The main objective of the ‘My body, my rhythm, my voice’ research project is to help improve the quality of life for women who have survived breast cancer as well as their families through physical activity. The project was undertaken in the Faculties of Medicine and Psychology at the Universidad de los Andes as part of an alliance with the University of Stanford.
The scientific evidence shows the positive effects on the physical, mental, and emotional health of women in areas including: a decrease in the probability of the cancer returning and the side effects of treatments; an increased chance of survival; and positive impacts on self-esteem, self-confidence, and social support experience.
The project tries to ensure the comprehensive wellbeing of two pioneering groups of female survivors of breast cancer through dance classes and psychosocial support. The 64 female participants were given thirty-two guided physical activity sessions with music, and tests were made for body measurements, aerobic capacity, levels of physical activity, indicators of physical and mental health, and quality of life.
The program was designed, implemented, and evaluated by the Epidemiological Group at the Universidad de Los Andes and supported by the District Institute of Recreation and Sport, the Health Secretariat, the League Against Cancer, the SIMMON Foundation, the Ámese Association, the Universidad Manuela Beltrán, and the San José Hospital, and it used an interdisciplinary approach as well as different qualitative methodologies through focus groups and working groups.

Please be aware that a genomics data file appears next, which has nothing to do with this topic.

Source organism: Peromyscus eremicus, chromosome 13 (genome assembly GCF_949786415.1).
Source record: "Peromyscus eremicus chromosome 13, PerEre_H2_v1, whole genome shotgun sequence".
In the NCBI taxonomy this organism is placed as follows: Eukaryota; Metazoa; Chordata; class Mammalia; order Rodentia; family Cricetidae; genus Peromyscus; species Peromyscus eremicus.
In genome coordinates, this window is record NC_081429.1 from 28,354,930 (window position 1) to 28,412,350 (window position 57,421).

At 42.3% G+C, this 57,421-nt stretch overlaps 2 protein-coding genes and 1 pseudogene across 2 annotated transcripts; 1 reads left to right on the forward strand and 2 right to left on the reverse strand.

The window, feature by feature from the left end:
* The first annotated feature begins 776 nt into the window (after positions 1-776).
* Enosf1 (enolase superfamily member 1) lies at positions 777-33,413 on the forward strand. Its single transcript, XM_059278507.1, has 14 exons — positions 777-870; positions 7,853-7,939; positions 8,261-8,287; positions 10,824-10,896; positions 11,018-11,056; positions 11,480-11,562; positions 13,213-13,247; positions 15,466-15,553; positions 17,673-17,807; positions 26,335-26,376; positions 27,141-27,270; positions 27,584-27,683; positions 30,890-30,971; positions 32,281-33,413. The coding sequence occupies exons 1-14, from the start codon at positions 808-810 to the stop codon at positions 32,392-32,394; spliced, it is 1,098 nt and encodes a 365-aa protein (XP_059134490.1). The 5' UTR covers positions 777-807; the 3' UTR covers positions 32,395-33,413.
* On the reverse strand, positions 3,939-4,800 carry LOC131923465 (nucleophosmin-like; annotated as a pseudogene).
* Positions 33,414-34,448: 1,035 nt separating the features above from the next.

According to researchers on the project, the joint commitment is to ensure that the physical activity program is adopted sustainably, accessibly, and safely, and that it contributes to developing new programs and public policies for the wellbeing of populations such as breast cancer survivors.
About the disease
Cancer is one of the most important chronic non-transmittable diseases, and breast cancer is one of the most common cancers among women. Physical activity as a protective factor against cancer has become a priority on the international public health agenda.
It is urgent, especially in Colombia, to increase women’s physical activity levels. Throughout their lives, from when they are in preschool until adulthood, they tend to be less physically active in their free time than men (González, Sarmiento, Lozano, Ramírez, & Grijalba, 2014; Ministerio de Salud, 2015).
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